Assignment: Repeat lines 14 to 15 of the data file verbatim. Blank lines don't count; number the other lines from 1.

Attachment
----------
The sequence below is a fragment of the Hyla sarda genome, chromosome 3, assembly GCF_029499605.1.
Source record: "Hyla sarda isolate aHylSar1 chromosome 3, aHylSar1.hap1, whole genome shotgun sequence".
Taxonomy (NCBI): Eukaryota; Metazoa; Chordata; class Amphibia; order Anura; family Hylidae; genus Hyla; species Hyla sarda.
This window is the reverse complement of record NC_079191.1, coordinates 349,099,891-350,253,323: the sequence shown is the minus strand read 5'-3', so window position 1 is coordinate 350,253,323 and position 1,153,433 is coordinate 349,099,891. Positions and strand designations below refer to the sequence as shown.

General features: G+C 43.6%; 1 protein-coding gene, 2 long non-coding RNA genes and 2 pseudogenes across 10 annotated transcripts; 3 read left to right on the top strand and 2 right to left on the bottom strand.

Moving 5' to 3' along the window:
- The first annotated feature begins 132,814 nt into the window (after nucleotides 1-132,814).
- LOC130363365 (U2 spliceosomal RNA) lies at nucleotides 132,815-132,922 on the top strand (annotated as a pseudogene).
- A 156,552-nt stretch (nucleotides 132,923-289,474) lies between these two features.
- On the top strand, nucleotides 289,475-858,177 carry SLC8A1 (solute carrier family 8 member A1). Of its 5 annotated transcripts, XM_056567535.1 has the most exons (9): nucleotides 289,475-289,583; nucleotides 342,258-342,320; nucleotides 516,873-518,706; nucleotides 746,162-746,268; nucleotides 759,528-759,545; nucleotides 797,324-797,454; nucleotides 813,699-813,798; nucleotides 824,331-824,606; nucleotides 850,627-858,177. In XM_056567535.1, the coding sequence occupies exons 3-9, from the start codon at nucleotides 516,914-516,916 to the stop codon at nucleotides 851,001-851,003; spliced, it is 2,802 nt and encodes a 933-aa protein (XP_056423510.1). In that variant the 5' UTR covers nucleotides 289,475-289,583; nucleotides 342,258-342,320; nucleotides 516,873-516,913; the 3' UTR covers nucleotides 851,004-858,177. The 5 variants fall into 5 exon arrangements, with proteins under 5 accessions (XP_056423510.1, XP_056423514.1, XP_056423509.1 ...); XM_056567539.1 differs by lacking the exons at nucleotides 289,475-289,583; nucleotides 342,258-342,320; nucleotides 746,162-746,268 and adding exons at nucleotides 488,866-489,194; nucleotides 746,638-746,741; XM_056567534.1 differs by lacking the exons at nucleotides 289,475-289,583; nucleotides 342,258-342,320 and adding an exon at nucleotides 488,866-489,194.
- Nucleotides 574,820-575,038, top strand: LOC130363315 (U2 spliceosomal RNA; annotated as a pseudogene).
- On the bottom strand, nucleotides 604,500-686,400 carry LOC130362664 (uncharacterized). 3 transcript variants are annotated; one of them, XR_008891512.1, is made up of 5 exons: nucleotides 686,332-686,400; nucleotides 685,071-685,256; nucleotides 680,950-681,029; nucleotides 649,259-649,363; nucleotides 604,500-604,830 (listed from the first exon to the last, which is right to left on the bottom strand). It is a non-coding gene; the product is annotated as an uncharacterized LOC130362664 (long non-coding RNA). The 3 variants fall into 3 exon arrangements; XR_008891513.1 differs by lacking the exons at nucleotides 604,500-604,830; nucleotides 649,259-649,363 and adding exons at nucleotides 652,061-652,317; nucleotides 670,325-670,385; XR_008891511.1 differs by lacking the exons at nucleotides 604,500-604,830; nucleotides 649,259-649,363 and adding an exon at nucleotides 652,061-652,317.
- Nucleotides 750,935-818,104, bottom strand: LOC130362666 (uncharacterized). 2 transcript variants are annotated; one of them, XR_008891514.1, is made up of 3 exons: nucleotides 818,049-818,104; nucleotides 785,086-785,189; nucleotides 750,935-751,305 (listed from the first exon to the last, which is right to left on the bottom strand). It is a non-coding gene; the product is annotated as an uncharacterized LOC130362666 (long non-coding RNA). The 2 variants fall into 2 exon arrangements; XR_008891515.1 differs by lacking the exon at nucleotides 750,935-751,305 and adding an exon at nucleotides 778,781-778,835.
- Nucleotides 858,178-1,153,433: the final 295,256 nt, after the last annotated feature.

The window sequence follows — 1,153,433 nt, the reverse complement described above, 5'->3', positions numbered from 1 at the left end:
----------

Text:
- Nucleotides 858,178-1,153,433: the final 295,256 nt, after the last annotated feature.

The window sequence follows — 1,153,433 nt, the reverse complement described above, 5'->3', positions numbered from 1 at the left end: